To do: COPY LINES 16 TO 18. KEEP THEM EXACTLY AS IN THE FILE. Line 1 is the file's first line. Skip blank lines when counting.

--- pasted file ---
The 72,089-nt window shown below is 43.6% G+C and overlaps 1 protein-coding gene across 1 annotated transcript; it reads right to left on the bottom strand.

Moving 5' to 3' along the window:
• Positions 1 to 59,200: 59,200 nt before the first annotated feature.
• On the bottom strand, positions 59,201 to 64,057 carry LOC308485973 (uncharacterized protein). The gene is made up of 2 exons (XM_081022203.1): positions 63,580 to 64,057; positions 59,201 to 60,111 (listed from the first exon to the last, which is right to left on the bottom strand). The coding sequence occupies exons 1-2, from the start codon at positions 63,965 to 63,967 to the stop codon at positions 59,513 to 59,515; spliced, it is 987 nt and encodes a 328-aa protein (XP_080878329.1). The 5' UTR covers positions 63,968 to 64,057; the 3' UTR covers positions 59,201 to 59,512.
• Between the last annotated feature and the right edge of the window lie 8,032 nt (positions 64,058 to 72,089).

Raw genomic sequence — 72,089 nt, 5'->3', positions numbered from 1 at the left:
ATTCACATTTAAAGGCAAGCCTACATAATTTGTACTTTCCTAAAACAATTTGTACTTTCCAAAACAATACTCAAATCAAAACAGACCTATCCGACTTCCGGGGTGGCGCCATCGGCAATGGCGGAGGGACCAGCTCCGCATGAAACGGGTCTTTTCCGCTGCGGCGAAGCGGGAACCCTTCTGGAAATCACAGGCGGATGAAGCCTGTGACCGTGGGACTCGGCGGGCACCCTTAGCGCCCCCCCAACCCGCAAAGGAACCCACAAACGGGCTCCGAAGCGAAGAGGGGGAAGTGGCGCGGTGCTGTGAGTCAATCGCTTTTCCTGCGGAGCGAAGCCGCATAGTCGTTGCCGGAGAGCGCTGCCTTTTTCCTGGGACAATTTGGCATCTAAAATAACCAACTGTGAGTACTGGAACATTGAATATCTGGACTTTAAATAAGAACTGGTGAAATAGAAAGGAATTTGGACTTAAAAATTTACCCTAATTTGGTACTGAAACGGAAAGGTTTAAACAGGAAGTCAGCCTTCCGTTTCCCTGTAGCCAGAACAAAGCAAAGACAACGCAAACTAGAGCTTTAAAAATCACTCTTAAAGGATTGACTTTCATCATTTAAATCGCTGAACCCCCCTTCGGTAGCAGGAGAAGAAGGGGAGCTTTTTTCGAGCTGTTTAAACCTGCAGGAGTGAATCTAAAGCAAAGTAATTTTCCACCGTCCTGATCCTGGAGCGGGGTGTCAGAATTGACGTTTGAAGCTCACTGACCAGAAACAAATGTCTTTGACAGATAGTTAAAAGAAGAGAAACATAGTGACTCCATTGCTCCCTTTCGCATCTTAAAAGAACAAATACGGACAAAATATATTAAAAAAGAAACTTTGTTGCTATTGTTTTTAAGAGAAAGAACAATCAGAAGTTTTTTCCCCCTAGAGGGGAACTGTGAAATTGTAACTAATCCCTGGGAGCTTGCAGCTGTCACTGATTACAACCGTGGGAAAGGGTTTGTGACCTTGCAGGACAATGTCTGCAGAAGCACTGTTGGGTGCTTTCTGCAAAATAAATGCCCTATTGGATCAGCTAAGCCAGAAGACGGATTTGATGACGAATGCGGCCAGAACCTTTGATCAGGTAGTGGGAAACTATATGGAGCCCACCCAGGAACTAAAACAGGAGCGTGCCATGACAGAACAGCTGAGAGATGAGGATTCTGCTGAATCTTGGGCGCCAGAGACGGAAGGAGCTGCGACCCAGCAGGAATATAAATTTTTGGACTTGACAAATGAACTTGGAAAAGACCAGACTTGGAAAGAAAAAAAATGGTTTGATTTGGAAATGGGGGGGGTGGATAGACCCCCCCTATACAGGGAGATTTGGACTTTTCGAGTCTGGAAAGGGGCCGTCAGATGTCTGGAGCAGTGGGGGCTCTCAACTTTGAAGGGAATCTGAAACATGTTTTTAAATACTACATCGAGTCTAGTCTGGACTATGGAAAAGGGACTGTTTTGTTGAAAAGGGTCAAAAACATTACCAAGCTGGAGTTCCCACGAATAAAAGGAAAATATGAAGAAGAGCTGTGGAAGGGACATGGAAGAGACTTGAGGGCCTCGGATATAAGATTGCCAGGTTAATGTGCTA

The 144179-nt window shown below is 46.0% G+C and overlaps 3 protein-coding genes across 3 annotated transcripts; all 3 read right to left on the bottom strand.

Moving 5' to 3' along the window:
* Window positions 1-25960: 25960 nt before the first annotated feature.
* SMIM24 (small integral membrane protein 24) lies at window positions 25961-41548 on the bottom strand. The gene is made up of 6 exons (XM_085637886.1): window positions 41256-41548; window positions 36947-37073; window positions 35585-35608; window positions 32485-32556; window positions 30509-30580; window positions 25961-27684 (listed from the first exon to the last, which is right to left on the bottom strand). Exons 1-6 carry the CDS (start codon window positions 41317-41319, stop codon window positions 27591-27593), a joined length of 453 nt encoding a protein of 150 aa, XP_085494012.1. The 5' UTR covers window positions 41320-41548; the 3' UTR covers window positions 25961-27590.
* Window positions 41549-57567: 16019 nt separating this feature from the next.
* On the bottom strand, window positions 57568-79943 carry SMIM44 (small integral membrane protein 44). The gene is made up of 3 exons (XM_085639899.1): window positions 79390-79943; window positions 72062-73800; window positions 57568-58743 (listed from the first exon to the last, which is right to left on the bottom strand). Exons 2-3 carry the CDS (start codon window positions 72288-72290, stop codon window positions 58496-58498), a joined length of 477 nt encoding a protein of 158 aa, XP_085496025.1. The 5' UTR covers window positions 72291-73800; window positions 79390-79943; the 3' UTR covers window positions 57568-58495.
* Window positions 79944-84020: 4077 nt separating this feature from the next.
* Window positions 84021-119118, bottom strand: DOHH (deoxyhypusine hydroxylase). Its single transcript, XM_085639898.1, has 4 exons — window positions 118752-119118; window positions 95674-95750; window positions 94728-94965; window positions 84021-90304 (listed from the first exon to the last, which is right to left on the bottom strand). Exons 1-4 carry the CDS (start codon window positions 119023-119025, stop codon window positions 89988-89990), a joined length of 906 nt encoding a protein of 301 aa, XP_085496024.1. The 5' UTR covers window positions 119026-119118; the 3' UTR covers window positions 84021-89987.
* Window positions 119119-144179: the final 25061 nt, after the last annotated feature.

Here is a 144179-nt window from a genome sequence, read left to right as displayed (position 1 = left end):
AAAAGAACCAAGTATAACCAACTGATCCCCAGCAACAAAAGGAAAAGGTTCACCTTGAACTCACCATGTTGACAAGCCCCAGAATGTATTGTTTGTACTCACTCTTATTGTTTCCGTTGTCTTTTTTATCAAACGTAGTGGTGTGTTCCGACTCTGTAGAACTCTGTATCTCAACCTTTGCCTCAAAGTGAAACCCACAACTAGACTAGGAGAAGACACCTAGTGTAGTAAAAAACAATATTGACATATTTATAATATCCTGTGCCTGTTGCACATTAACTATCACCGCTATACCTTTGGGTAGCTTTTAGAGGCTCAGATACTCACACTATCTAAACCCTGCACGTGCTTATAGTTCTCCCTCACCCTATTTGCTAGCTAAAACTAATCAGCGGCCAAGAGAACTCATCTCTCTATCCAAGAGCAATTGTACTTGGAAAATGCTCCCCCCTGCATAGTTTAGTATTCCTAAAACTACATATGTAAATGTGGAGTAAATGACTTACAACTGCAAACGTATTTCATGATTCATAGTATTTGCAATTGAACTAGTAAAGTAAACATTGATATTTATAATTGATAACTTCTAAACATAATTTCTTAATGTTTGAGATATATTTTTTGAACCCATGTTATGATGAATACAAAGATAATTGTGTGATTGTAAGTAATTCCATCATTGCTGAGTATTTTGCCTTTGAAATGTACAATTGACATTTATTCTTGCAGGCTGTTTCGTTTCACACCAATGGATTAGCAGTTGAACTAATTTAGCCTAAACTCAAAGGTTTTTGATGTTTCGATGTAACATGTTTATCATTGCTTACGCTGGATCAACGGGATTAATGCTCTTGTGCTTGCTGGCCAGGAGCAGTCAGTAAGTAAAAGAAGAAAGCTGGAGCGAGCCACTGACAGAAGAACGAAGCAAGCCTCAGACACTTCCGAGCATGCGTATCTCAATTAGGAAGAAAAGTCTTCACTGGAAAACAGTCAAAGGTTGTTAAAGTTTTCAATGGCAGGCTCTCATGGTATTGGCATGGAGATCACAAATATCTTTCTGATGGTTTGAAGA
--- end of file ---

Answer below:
* Window positions 119119-144179: the final 25061 nt, after the last annotated feature.

Here is a 144179-nt window from a genome sequence, read left to right as displayed (position 1 = left end):
AAAAGAACCAAGTATAACCAACTGATCCCCAGCAACAAAAGGAAAAGGTTCACCTTGAACTCACCATGTTGACAAGCCCCAGAATGTATTGTTTGTACTCACTCTTATTGTTTCCGTTGTCTTTTTTATCAAACGTAGTGGTGTGTTCCGACTCTGTAGAACTCTGTATCTCAACCTTTGCCTCAAAGTGAAACCCACAACTAGACTAGGAGAAGACACCTAGTGTAGTAAAAAACAATATTGACATATTTATAATATCCTGTGCCTGTTGCACATTAACTATCACCGCTATACCTTTGGGTAGCTTTTAGAGGCTCAGATACTCACACTATCTAAACCCTGCACGTGCTTATAGTTCTCCCTCACCCTATTTGCTAGCTAAAACTAATCAGCGGCCAAGAGAACTCATCTCTCTATCCAAGAGCAATTGTACTTGGAAAATGCTCCCCCCTGCATAGTTTAGTATTCCTAAAACTACATATGTAAATGTGGAGTAAATGACTTACAACTGCAAACGTATTTCATGATTCATAGTATTTGCAATTGAACTAGTAAAGTAAACATTGATATTTATAATTGATAACTTCTAAACATAATTTCTTAATGTTTGAGATATATTTTTTGAACCCATGTTATGATGAATACAAAGATAATTGTGTGATTGTAAGTAATTCCATCATTGCTGAGTATTTTGCCTTTGAAATGTACAATTGACATTTATTCTTGCAGGCTGTTTCGTTTCACACCAATGGATTAGCAGTTGAACTAATTTAGCCTAAACTCAAAGGTTTTTGATGTTTCGATGTAACATGTTTATCATTGCTTACGCTGGATCAACGGGATTAATGCTCTTGTGCTTGCTGGCCAGGAGCAGTCAGTAAGTAAAAGAAGAAAGCTGGAGCGAGCCACTGACAGAAGAACGAAGCAAGCCTCAGACACTTCCGAGCATGCGTATCTCAATTAGGAAGAAAAGTCTTCACTGGAAAACAGTCAAAGGTTGTTAAAGTTTTCAATGGCAGGCTCTCATGGTATTGGCATGGAGATCACAAATATCTTTCTGATGGTTTGAAGA